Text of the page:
Blair hints at vaccination plan

27 March 2001

Blair hints at vaccination plan

By FWi staff

TONY BLAIR has given the strongest indication yet that the government may begin vaccinating livestock as it steps up the fight against foot-and-mouth disease.

Supporters say vaccination could ring-fence outbreaks, but detractors argue that it would delay Britains winning back its disease-free status.

Many countries refuse to import meat and livestock from countries where foot-and-mouth disease is present. Britains export market is worth 400 million a year.

Without vaccination, it would take three months after the last confirmed case of foot-and-mouth for Britain to be officially declared free of the disease.

With vaccination, that period of time would increase to a minimum of one year if the animals were culled, or two years if they were not.

The Prime Minister admitted that ministers and the farming community have had to review their attitudes to vaccination as the crisis has worsened.

“A few days ago, this was generally regarded as anathema to very large parts of the farming community,” Mr Blair told the BBC Radio 4 Farming Today programme.

“As you track the disease and see how it spreads, things that may have seemed utterly unpalatable a short time ago, have to be on the agenda.”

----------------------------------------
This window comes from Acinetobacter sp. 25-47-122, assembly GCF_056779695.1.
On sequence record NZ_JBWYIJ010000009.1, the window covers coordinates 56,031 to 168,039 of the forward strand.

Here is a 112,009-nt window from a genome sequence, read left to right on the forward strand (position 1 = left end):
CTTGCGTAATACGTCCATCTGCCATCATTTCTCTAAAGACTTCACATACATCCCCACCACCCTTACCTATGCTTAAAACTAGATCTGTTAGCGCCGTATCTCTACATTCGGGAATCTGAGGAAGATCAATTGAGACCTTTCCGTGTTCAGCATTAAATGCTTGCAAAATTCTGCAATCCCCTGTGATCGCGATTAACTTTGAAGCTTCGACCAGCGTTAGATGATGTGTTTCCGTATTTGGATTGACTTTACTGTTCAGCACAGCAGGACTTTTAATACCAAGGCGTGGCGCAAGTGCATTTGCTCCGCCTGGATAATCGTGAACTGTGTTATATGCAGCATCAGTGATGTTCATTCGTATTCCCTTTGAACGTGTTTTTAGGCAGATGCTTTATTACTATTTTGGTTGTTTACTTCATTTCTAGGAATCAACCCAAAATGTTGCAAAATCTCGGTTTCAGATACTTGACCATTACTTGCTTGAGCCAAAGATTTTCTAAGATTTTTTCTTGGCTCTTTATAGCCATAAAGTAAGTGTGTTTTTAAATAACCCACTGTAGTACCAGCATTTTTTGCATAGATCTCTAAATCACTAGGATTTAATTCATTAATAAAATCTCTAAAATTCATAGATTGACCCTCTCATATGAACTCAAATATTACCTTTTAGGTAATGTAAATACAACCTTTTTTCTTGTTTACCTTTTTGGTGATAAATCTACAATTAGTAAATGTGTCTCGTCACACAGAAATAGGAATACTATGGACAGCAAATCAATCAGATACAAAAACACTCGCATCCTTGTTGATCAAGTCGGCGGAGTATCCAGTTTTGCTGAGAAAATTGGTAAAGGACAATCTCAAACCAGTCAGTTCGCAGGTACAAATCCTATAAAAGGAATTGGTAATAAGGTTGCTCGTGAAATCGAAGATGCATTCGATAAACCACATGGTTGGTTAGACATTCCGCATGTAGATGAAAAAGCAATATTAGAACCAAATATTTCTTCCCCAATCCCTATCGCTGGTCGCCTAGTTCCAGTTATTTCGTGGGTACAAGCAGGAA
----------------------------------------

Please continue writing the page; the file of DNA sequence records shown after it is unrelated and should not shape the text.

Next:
Vaccination could be included in a series of measures expected to be announced by agriculture minister Nick Brown on Tuesday (27 March).

A ban on the use of pigswill and restrictions on the movement of sheep within 21 days of sale are also thought to be among initiatives.

Mr Blair insisted that the Government was making the maximum effort to eradicate foot-and-mouth.

He said: “I can tell you that every single sinew, every resource of Government it being put to dealing with it.”

He said there was “no doubt at all” that sheep movements zig-zagging across he country had made the epidemic much worse than 1967 outbreak.

The Prime Minister rejected claims that the Government was not doing enough to help farmers.

He said 600m in agrimoney compensation had been paid by Labour, while the previous Government paid “not one penny piece”.

And the Prime Minister pledged to stand by farmers after the crisis and rebuild the industry. “We will not leave people alone in this,” vowed Mr Blair.

“We will sit down and work out how we can best help, financially and otherwise, through what is going to be an immensely difficult time over the next few months.”

“The farming industry is vitally important to our rural communities.

“Farmers arent simply people who work the land for profit, they are also guardians of the countryside. They occupy a very, very important place.”

Meanwhile, The Times claims that infected smuggled meat sold in a Chinese restaurant which ended up in pigswill is the most likely source of the outbreak.

There were 649 confirmed cases of foot-and-mouth by 10.00 on Tuesday (27 March).

Foot-and-mouth – confirmed outbreaks

Foot-and-mouth – FWi coverage

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